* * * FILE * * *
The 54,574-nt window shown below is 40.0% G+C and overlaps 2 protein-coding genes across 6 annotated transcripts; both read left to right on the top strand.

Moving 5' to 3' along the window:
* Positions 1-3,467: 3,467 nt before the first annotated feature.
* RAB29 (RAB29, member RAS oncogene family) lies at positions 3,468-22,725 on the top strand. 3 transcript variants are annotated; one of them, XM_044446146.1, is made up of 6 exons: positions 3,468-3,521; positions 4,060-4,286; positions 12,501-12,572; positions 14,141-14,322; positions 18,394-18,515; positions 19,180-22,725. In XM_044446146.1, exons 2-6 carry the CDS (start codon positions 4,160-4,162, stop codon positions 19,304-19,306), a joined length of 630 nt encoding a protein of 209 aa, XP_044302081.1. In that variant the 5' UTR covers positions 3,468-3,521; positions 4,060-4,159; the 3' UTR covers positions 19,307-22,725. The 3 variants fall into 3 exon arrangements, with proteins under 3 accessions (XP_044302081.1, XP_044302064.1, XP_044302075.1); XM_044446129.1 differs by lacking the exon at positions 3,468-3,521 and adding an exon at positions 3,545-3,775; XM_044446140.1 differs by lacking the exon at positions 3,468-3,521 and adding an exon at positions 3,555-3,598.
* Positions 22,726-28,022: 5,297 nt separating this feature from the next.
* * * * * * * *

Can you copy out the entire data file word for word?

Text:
The 54,574-nt window shown below is 40.0% G+C and overlaps 2 protein-coding genes across 6 annotated transcripts; both read left to right on the top strand.

Moving 5' to 3' along the window:
* Positions 1-3,467: 3,467 nt before the first annotated feature.
* RAB29 (RAB29, member RAS oncogene family) lies at positions 3,468-22,725 on the top strand. 3 transcript variants are annotated; one of them, XM_044446146.1, is made up of 6 exons: positions 3,468-3,521; positions 4,060-4,286; positions 12,501-12,572; positions 14,141-14,322; positions 18,394-18,515; positions 19,180-22,725. In XM_044446146.1, exons 2-6 carry the CDS (start codon positions 4,160-4,162, stop codon positions 19,304-19,306), a joined length of 630 nt encoding a protein of 209 aa, XP_044302081.1. In that variant the 5' UTR covers positions 3,468-3,521; positions 4,060-4,159; the 3' UTR covers positions 19,307-22,725. The 3 variants fall into 3 exon arrangements, with proteins under 3 accessions (XP_044302081.1, XP_044302064.1, XP_044302075.1); XM_044446129.1 differs by lacking the exon at positions 3,468-3,521 and adding an exon at positions 3,545-3,775; XM_044446140.1 differs by lacking the exon at positions 3,468-3,521 and adding an exon at positions 3,555-3,598.
* Positions 22,726-28,022: 5,297 nt separating this feature from the next.